CoinMe recently partnered with MoneyGram to power a service that converts digital currency into cash at MoneyGram’s retail locations. The service will expand to international markets later this year, with MoneyGram and CoinMe hoping to bring bitcoin acceptance to thousands of point of sale locations. CoinMe has also added to its cash-to-bitcoin kiosk network in partnership with Carrs and Safeway Supermarkets.

The crypto industry will have to make it simple for retail customers to make payments directly from their crypto wallets and incentivize such usage to encourage adoption, Choi said.

“Payment processing costs are a very significant part of retail businesses, and crypto can dramatically reduce these costs and improve the bottom line,” Choi said, adding the technology has to remove as much friction as possible. “We can’t expect retailers to receive bitcoin for payment using standard consumer wallets. We need to provide integrations that mimic currently popular and widely adopted payments infrastructure such as NFC-based payments like Apple and Google Pay.”

BitPay, which supports cryptocurrency payments for e-commerce sites, has integrated with Poynt’s Smart Terminal point of sale devices to power in-store payments. Consumers use a QR code and BitPay’s blockchain to access cryptocurrency and stablecoins for use at the point of sale.

BitPay last week debuted a service that allows U.S. users of its prepaid Mastercard to add cards to Google Wallet and use Google Pay in-app, online and in-person via android devices. BitPay has a similar deal with Apple Pay and says support for Samsung Pay will be added soon.

It’s important to support crypto payments in multiple channels because the option is used more for online purchases, with the near-term in-store uses likely limited to staples, according to BitPay’s research, which found 44% of currency crypto purchases are for gift cards, about 15% for internet purchases, with other purchases such as food consisting of a smaller share. Adding mobile wallets allows for more crypto-friendly purchases online while building habits for more forward-looking payment types.

“Currently a majority of businesses who accept crypto are online e-commerce sites and so support for Google Pay lets crypto holders use crypto for everyday purchases like gas and groceries,” said Bill Zielke, chief marketing officer at the Atlanta-based BitPay.

Fiserv, which operates the Clover point of sale system, said it does not currently support cryptocurrency payments. Stripe also said it does not support crypto payments. Square and PayPal, which both derive revenue from crypto trading, did not return requests for comment.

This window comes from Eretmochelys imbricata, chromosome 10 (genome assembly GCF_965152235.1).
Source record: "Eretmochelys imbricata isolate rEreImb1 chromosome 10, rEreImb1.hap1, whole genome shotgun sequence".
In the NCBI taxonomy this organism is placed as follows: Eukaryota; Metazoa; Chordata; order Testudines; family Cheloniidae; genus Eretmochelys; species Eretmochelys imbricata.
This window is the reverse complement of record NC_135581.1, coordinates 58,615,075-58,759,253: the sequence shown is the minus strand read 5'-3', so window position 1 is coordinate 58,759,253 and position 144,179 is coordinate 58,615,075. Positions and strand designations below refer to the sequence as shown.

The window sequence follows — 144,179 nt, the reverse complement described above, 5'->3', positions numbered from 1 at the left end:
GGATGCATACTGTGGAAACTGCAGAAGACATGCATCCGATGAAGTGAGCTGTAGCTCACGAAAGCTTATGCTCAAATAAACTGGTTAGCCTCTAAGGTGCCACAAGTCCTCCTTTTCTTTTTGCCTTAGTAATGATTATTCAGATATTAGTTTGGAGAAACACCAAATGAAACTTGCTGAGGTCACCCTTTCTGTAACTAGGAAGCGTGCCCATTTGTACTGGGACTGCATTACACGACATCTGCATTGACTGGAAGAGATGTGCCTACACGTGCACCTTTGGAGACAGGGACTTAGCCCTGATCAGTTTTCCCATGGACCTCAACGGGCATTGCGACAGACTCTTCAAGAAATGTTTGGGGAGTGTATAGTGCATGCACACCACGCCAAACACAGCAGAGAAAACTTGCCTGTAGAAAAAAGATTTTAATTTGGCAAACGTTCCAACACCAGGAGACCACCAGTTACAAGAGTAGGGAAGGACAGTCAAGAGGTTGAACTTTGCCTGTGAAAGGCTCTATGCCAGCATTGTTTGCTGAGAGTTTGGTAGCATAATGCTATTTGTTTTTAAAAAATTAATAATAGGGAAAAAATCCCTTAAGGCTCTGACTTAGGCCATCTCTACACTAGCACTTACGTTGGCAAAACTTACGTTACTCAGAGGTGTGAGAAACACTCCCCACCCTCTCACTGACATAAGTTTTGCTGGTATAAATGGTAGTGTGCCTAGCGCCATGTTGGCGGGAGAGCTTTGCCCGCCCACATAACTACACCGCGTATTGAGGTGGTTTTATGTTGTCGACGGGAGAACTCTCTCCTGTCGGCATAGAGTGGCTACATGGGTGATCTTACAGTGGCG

At Square, bitcoin trading accounts for more than 70% of the company’s overall revenue. That windfall has helped Square to fund new services for Square Cash, a peer-to-peer payment app that’s served as a launching point for many types of consumer-facing services.

“The mass adoption of distributed ledger technology is much closer than people think. ‘Central Bank Digital Currencies’ has been one of the hottest buzz phrases in 2021 and we have already seen several pilots and scaleups in Asia, the Caribbean, and elsewhere,” said Nithin Palavalli, CEO of RubiX, a Zug, Switzerland-based company that develops technology used to validate transactions in a blockchain.

A decentralized payment system, a strong internet connection and a dedicated smartphone or tablet can directly support direct cryptocurrency payments similar to mobile payments, minimizing or eliminating the need for software or hardware upgrades to a point of sale terminal. That can cut costs out of terminal management and processing, Palavalli said. “It is possible that we’ll see a zero transaction cost for cryptocurrency settlements in the near future.”

While cryptocurrency is the “future of banking,” there are improvements that can be made to make merchants and consumers more comfortable, said Shamsh Hadi, CEO of ZorroSign, a Phoenix-based blockchain technology company. Private permissioned or public permissioned blockchains can ensure trust is enforced in payments and government IDs can verify users for “know your customer” compliance, Hadi said.

The growth of these two trends can push wider acceptance of mobile apps and crypto wallets for direct payments, and improve the authenticity of transactions, which is a challenge even for digital payments made with traditional currency, said Hadi. “The timeline to have these advancements is in the near horizon based on my discussions and analysis of where the market is going,” said Hadi, predicting a large push towards the end of the year with a much larger and wider adoption next year.